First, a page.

As detailed in Section I’s discussion of the most recent Columbia-Robin Hood Poverty Tracker Report, poverty rates among children in New York City are triple the national average (15% vs. 5%).[18] And while that data also revealed a hopeful sign in a drop in child poverty rates quite likely, however, only a brief one[19] the Justice Center saw increases in services benefiting households with children and youth under the age of 25 of nearly 3% from FY21 to FY22, and nearly 9% from FY22 to FY23. At the other end of life’s spectrum, there is continued and growing need for legal services for the growing senior population, which is experiencing increased poverty. The senior population just in New York City (individuals aged 65+) rose from 963,000 in 2010 to more than 1.2 million in 2020 making seniors the fastest growing segment of the population.[20] Unfortunately, poverty rates among NYC seniors also increased, hitting 21% in 2020.[21] The NYC Department of Health has identified several factors that explain the growth in poverty rates among seniors, including reduced employment opportunities for the elderly, the pandemic, rising healthcare costs, and barriers related to seniors immigration status, such as educational and language barriers.[22] At the same time, NYC Health has shown that as seniors poverty rates have grown, the population has increasingly experienced civil legal issues, including those related to access to housing, public benefits, medical assistance, and social support.[23] The City Bar and Justice Center work on such issues, as well as the closely related problem of frauds and scams that target older New Yorkers.[24] Focused civil legal services funding and programming addressing these issues remains critical if New York is to care in a holistic way for those who helped build the society we now enjoy.

Finally, none of us can ignore the headlines focused on New York’s asylum-seekers crisis, and on the whole, providing adequate immigration legal assistance to the many who cannot afford it remains deeply challenging in a state long a haven for immigrants. City Bar committees that examine immigration and social welfare issues will remain attuned to these issues; the City Bar and the Justice Center have supported efforts of the New York City Mayor s Office to expand pro bono clinics serving asylum seekers;[25] and the Justice Center continues its own efforts to leverage pro bono partnerships and collaborate with other stakeholders to address this crisis. Absent substantial shifts in immigration legal policy at the federal level, increased resources for those providing on-the-ground legal services are critical to meeting these complex needs and ensuring that New York remains a place where immigrants can find a new home and build a new life.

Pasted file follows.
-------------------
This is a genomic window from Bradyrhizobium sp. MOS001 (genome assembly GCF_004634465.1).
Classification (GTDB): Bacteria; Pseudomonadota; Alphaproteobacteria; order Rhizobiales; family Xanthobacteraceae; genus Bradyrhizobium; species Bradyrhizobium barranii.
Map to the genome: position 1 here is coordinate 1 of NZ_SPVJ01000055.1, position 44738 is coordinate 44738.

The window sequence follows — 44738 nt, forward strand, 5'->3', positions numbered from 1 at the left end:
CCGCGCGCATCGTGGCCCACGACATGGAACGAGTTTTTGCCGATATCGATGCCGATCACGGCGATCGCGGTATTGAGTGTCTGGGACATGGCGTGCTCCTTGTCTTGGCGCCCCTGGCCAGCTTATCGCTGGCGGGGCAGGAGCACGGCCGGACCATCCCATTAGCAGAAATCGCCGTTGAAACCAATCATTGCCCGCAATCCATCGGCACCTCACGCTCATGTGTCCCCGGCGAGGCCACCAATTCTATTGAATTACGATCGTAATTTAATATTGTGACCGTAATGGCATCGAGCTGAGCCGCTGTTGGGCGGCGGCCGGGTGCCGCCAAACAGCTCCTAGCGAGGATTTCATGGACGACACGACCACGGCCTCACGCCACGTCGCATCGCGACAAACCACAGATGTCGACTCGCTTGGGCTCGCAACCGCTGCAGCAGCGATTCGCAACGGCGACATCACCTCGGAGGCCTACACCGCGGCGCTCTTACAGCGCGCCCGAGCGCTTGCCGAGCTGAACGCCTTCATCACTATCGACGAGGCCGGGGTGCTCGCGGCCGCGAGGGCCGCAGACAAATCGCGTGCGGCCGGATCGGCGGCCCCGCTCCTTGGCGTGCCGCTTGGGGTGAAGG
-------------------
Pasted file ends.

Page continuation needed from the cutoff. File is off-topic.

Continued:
III. The Civil Legal Services Ecosystem has a Unique, Continuing Role to Play in Bridging the Digital Divide

The City Bar reiterates its suggestion, outlined in testimony last year, that the civil legal services ecosystem has a unique and continuing role to play in bridging the digital divide that can further complicate access to justice on the part of New Yorkers of limited means or who experience other vulnerabilities.

A. The Issue

The digital divide [26] presented significant obstacles to our most vulnerable neighbors even before the pandemic, but in many ways became worse because of it,[27] as further shown below with respect to the digital divide’s effect on New Yorkers living in shelter. But the issue is not limited to that population, and indeed researchers have shown how stark this divide is across both rural/remote as well as urban areas even in countries like the United States with otherwise high connectivity rates.[28] Moreover, the digital divide both fall[s] along other disparities such as income and gender-based inequality, and can deepen other divides and inequalities, including healthcare access and outcomes, and economic and educational opportunities.[29] In this respect the digital divide’s pervasiveness is particularly relevant to the broad topic of access to justice, given the focus of access to justice initiatives and civil legal services programming on those among us with the least resources and the fact that the digital divide is a significant characteristic of poverty: a 2021 Pew Research Foundation study found that 43% of adults with lower incomes lacked home broadband services and 41% lacked a desktop or laptop computer, whereas such technology is nearly ubiquitous for those in households earning over $100,000.[30]

As hybrid work becomes the new norm for those with greater resources, those invested in increasing access to justice cannot overlook the fact that one of the pandemic’s triumphs amidst adversity the power that digital technology gave to so many of us to quickly and safely preserve our livelihoods by pivoting to a work-from-home world, not to mention access healthcare, education, and a range of other services (including legal expertise) – was less available if not unavailable to the poor, those in frontline services work, those for whom English is not a first language, and so many others. These same communities also had, and often still have, a harder time navigating an increasingly virtual world when it comes to accessing services and the courts and protecting themselves from increasing frauds/scams.